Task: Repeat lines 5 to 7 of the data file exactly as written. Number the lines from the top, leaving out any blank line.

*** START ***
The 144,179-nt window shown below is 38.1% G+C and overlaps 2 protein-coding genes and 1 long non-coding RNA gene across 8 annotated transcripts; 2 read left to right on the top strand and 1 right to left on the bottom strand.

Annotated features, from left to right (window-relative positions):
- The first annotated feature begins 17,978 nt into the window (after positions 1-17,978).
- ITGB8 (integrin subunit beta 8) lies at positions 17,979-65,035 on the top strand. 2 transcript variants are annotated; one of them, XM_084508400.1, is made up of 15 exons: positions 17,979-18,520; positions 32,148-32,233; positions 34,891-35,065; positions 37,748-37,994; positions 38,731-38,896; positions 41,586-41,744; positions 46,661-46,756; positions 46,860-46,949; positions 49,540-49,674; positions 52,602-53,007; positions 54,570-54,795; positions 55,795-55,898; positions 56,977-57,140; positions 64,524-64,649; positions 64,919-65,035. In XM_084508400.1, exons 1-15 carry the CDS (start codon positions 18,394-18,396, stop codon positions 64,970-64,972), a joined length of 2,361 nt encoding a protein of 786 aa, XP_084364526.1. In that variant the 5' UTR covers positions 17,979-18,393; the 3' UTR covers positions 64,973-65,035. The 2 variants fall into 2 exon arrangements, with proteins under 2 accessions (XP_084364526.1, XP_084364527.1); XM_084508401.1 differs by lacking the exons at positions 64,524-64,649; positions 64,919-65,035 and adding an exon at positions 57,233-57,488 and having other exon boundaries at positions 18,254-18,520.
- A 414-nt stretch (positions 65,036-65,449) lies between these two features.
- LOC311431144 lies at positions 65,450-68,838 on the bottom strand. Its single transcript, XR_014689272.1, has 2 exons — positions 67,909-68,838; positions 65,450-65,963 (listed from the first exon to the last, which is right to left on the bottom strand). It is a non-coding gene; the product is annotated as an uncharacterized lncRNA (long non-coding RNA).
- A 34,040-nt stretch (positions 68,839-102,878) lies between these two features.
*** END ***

- A 414-nt stretch (positions 65,036-65,449) lies between these two features.
- LOC311431144 lies at positions 65,450-68,838 on the bottom strand. Its single transcript, XR_014689272.1, has 2 exons — positions 67,909-68,838; positions 65,450-65,963 (listed from the first exon to the last, which is right to left on the bottom strand). It is a non-coding gene; the product is annotated as an uncharacterized lncRNA (long non-coding RNA).
- A 34,040-nt stretch (positions 68,839-102,878) lies between these two features.